Approximately 25 people attended a meeting on Monhegan Island Feb. 16 to learn more about plans for a deepwater wind energy testing site to be located about 2.5 miles off the island’s shore.

In mid-December, the state of Maine designated three locations to be demonstration sites for offshore wind technology.

A consortium of private companies as well as academia led by the University of Maine’s Habib Dagher will oversee the Monhegan site, which was allocated to the university for testing the products created by its laboratories under funding from the U.S. Department of Energy or other grantors. That site will also give the university opportunities for research in marine biology, geology and other related fields.

The DOE recently awarded the group an $8 million grant.

Elizabeth Viselli is associate program manager for the Advanced Structures and Composites Laboratory at the university. She said Feb. 17 that the presentation was offered as a way to update residents about the project and provide them with an opportunity to ask questions.

Citing national security and the potential for electricity generation offshore, a slide presentation touted the value of creating a national deepwater offshore wind research center in Maine. Active research and development of marine composite materials, the presence of companies such as Cianbro and Bath Iron Works, and the proximity to the industrial centers of the Northeast were also given as reasons for the increased focus on offshore wind in Maine.

Robert Lindyberg, the composites center’s assistant director for boat building and composites, described the various platform types that are expected to be used during the two-year study.

Viselli said DeepCWind, the group of academic and industry representatives working on the project, plans a very open process. The two-year grant from the DOE will enable the group to hold more public meetings as the project goes forward, she said.

She said that while there will not be a project office on Monehgan, there will be jobs for islanders, especially in the realms of data collection and maintenance of the deepwater platform and equipment.

“We’d like to get more people involved in the science of it,” she said.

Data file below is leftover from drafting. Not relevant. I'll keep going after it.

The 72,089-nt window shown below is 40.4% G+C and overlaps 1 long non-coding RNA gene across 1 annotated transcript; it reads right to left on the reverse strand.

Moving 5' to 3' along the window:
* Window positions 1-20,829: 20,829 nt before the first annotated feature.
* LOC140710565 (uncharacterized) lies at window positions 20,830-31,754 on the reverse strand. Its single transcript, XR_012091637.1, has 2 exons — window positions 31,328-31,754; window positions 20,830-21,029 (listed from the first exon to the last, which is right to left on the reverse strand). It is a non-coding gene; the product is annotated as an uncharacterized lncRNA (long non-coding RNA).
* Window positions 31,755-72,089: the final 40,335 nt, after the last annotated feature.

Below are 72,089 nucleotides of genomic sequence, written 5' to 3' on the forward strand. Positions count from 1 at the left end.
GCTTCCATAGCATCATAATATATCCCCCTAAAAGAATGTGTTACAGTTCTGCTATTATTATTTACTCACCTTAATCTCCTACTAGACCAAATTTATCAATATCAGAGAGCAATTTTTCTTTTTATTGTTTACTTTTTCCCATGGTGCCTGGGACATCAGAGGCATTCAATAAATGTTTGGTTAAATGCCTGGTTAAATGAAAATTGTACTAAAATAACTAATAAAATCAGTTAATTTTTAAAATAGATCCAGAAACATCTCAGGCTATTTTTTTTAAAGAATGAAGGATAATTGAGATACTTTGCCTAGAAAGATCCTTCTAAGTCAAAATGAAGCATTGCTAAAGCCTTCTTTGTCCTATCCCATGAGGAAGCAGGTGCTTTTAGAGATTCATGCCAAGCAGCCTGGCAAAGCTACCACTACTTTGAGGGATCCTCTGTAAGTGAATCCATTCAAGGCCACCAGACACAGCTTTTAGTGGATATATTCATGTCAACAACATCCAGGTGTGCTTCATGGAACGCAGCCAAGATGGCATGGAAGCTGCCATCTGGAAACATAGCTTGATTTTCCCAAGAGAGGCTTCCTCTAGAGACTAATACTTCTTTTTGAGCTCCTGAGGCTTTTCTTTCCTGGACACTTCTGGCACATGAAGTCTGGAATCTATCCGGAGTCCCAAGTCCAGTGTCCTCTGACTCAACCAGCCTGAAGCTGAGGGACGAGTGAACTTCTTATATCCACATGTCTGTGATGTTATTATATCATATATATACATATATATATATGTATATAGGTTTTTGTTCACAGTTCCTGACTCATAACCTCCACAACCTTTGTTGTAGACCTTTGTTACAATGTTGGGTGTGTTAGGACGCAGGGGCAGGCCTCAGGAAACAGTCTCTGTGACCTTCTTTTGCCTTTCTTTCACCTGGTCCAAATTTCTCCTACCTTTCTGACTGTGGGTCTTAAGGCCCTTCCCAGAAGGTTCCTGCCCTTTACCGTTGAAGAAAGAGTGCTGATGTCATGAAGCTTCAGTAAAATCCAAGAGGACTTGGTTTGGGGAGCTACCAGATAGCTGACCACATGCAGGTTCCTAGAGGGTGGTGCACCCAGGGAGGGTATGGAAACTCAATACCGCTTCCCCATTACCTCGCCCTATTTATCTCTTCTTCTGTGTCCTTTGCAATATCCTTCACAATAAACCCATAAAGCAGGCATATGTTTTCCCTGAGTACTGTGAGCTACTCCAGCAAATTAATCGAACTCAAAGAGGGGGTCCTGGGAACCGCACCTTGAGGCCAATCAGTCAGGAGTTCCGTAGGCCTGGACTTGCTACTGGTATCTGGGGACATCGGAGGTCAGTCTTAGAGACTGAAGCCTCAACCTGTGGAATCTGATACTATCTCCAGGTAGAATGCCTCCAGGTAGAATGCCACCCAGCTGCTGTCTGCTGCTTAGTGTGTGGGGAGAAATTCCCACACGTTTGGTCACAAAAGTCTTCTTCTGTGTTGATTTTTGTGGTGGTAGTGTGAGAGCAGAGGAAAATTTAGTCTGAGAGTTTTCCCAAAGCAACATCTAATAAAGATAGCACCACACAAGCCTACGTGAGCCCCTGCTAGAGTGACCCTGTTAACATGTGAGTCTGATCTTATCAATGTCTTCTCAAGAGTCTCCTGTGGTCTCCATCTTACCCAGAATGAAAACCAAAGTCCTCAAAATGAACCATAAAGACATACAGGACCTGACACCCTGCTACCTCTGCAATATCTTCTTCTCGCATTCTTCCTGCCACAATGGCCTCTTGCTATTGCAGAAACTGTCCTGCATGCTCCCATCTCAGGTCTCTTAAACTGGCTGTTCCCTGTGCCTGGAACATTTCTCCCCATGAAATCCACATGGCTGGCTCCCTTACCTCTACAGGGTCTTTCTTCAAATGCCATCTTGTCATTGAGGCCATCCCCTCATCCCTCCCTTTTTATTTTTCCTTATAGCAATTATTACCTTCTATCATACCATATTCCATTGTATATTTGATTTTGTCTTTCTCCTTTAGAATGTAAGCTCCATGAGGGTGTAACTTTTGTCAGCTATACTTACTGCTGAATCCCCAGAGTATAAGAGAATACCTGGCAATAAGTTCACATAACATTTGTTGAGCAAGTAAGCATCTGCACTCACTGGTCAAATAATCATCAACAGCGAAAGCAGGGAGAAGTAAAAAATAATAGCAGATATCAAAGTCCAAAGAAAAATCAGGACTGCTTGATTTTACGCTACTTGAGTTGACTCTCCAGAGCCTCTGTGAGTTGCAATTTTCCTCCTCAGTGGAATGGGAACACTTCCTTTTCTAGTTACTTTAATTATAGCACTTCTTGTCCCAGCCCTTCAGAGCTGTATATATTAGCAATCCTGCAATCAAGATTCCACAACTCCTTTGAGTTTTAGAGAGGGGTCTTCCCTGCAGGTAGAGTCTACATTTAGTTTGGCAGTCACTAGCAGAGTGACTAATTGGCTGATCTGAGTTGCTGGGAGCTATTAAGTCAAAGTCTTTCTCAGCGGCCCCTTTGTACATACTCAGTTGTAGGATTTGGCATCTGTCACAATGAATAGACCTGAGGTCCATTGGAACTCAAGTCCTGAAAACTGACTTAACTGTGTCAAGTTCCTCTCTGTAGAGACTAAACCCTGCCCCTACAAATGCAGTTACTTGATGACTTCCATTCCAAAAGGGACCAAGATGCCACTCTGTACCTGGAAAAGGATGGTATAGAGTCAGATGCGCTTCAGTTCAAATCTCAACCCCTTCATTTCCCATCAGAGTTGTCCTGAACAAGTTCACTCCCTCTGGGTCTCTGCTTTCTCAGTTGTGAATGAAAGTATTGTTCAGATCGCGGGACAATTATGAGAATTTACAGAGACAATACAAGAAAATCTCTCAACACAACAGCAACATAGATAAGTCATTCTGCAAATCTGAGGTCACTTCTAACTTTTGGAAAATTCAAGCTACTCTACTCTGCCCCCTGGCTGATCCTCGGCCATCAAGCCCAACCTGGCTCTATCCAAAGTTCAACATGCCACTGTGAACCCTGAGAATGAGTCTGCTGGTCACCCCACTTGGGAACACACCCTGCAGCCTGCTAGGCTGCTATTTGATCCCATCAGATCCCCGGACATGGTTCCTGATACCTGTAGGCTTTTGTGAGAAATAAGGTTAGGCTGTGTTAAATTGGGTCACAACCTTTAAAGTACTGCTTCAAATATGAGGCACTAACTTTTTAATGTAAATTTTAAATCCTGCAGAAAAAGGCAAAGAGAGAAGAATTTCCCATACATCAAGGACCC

“[U.S. Energy] Secretary Steven Chu said he wanted the University of Maine to lead the nation in deepwater offshore research,” Viselli said. “We hope to keep this going longer than two years.” The state has said the university test site could be in place for up to seven years.

The first job for the team, she said, will be environmental evaluation and locating the specific sites for the “sailboat-sized structures” that will be used for the study. Those sites will be determined based on bottom type, wind and wave criteria, she said.

That process, which she referred to as micrositing, is scheduled to take place in the spring.

“We hope to work with people on Monhegan who have worked with the Department of Marine Resources,” Viselli said. She said fishermen and other boat owners will be recruited to help with environmental monitoring, bathymetric surveys and sampling the ocean floor to ascertain anchoring needs for the platforms.

Bathymetrics is the study of the underwater depth of a lake or ocean floor.

Working with Neil Pettigrew, the developer of the Gulf of Maine Ocean Observing System, the surveys will use GoMOOS buoys and other equipment to learn about the migration cycles of birds and other wildlife, Viselli said.

An island liaison will also be hired to do administrative work and help with logistical matters. Viselli said boats will be hired to take scientists to the site from time to time.

The university’s goal is to have the first demonstration turbine operating in the water in 2011.

The Maine State Planning Office, Maine Department of Conservation and Gov. John Baldacci announced Dec. 15 that the sites include the waters off Monhegan, Boon and Damariscove islands. The decision followed fours months of analysis and use of a search process that reviewed the coastal geography. The process also included extensive meetings with stakeholders, according to a press release issued by the governor’s office.

Deepwater turbines are those set on floating platforms in more than 200 feet of water offshore, where high winds have the potential to produce a greater amount of energy than at inshore and land-based sites. Test areas were chosen based on average wind speed, ocean depth and the obstruction-free location within state-controlled waters.

Lindyberg said wave energy could also be studied from the Monhegan site, but no formal proposals have been made for wave research.